As the Second Circuit has held, establishing an unreasonable restraint of trade under the rule of reason involves three basic steps:

  "[P]laintiff bears the initial burden of showing that
  the challenged action has had an actual adverse
  effect on competition as a whole in the relevant
  market. . . ." Capital Imaging Assocs. P.C. v.
  Mohawk Valley Medical Assocs., 996 F.2d 537, 543 (2d
  Cir.), cert. denied, 510 U.S. 947, 114 S.Ct. 388,
  126 L.Ed.2d 337 (1993). If the plaintiff succeeds,
  the burden shifts to the defendant to establish the
  "pro-competitive `redeeming virtues'" of the action.
  Id. Should the defendant carry this burden, the
  plaintiff must then show that the same
  pro-competitive effect could be achieved through an
  alternate means that is less restrictive of
  competition. Id.; Bhan v. NME Hosps., Inc.,
  929 F.2d 1404, 1413 (9th Cir.), cert. denied,
  502 U.S. 994, 112 S.Ct. 617, 116 L.Ed.2d 639 (1991).

K.M.B. Warehouse Distribs., Inc. v. Walker Mfg. Co., 61 F.3d 123, 127 (2d Cir. 1995). To meet its initial burden a plaintiff bringing suit under the Sherman Act must "show more than just that he was harmed by defendants' conduct." Id. Rather, a plaintiff must show that the alleged restraint of trade had an actual adverse effect on competition as a whole in the relevant market. See id.; see also Jefferson Parish Dist. No. 2 v. Hyde, 466 U.S. 2, 31, 104 S.Ct. 1551, 80 L.Ed.2d 2 (1984) ("Without a showing of actual adverse effect on competition, respondent cannot make out a case under the antitrust laws. . . ."). This is so because the ultimate aim of the Sherman Act is to protect competition, as opposed to competitors. See Brown Shoe Co. v. United States, 370 U.S. 294, 320, 82 S.Ct. 1502, 8 L.Ed.2d 510 (1962). As another Second Circuit decision, Capital Imaging Assocs., P.C. v. Mohawk Valley Med. Assocs., Inc., 996 F.2d 537 (2d Cir. 1993), has explained:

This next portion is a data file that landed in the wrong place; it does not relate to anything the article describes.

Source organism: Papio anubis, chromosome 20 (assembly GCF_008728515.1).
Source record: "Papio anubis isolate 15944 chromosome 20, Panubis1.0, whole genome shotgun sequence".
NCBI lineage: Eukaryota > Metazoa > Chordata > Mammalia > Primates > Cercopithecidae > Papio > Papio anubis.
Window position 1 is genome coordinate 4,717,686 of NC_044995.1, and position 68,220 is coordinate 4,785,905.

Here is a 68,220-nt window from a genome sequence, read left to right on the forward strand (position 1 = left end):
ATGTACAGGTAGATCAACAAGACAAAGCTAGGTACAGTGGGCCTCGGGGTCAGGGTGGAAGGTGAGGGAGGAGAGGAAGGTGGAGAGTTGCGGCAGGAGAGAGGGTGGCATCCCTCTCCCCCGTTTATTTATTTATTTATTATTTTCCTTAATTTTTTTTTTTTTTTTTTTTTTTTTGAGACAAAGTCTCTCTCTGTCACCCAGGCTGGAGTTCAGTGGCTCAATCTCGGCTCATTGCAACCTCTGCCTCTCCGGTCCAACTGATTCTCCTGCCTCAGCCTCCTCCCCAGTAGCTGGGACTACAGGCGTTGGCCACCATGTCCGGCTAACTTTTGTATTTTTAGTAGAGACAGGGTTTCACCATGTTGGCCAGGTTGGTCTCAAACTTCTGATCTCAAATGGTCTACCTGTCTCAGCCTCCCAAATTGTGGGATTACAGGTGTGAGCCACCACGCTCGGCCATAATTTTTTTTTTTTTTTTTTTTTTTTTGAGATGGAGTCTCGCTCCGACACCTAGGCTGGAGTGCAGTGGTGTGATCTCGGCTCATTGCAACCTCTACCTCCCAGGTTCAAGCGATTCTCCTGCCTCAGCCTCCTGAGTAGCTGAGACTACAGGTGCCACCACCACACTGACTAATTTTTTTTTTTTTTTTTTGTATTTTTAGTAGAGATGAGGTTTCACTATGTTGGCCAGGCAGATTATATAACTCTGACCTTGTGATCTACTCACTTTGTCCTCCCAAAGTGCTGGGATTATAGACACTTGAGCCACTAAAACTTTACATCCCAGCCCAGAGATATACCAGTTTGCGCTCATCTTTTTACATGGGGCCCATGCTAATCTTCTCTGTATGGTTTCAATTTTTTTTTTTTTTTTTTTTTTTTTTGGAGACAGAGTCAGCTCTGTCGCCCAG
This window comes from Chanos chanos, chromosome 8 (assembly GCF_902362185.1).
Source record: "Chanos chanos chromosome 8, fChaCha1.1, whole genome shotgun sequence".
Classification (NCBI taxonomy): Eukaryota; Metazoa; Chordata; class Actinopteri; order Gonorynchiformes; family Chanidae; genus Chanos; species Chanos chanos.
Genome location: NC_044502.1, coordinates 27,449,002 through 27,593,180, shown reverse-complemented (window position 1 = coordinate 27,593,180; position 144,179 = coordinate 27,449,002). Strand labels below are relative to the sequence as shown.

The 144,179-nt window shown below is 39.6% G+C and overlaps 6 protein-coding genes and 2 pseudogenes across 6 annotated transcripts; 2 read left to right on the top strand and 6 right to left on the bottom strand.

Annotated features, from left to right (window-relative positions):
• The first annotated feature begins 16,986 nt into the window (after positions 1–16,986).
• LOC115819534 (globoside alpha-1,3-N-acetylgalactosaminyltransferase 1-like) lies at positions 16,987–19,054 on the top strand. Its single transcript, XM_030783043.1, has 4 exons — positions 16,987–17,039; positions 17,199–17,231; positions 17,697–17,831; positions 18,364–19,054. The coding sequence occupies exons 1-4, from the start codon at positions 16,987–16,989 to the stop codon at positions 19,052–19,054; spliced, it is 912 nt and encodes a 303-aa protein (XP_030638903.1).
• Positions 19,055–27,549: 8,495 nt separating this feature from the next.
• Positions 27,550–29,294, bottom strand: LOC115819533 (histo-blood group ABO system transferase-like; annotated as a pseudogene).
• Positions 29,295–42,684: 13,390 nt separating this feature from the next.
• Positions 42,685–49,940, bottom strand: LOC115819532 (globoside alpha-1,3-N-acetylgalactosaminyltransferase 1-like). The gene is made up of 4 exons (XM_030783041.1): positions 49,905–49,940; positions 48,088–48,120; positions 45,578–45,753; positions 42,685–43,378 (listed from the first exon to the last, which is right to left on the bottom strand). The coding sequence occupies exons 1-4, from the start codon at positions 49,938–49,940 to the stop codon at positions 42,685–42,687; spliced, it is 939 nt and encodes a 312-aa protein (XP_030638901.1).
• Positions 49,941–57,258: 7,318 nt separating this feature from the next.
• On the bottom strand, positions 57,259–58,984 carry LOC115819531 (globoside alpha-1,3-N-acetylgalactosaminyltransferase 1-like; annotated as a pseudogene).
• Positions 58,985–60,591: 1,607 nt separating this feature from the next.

Under [the rule of reason test] . . . plaintiff bears
  the initial burden of showing that the challenged
  action has had an actual adverse effect on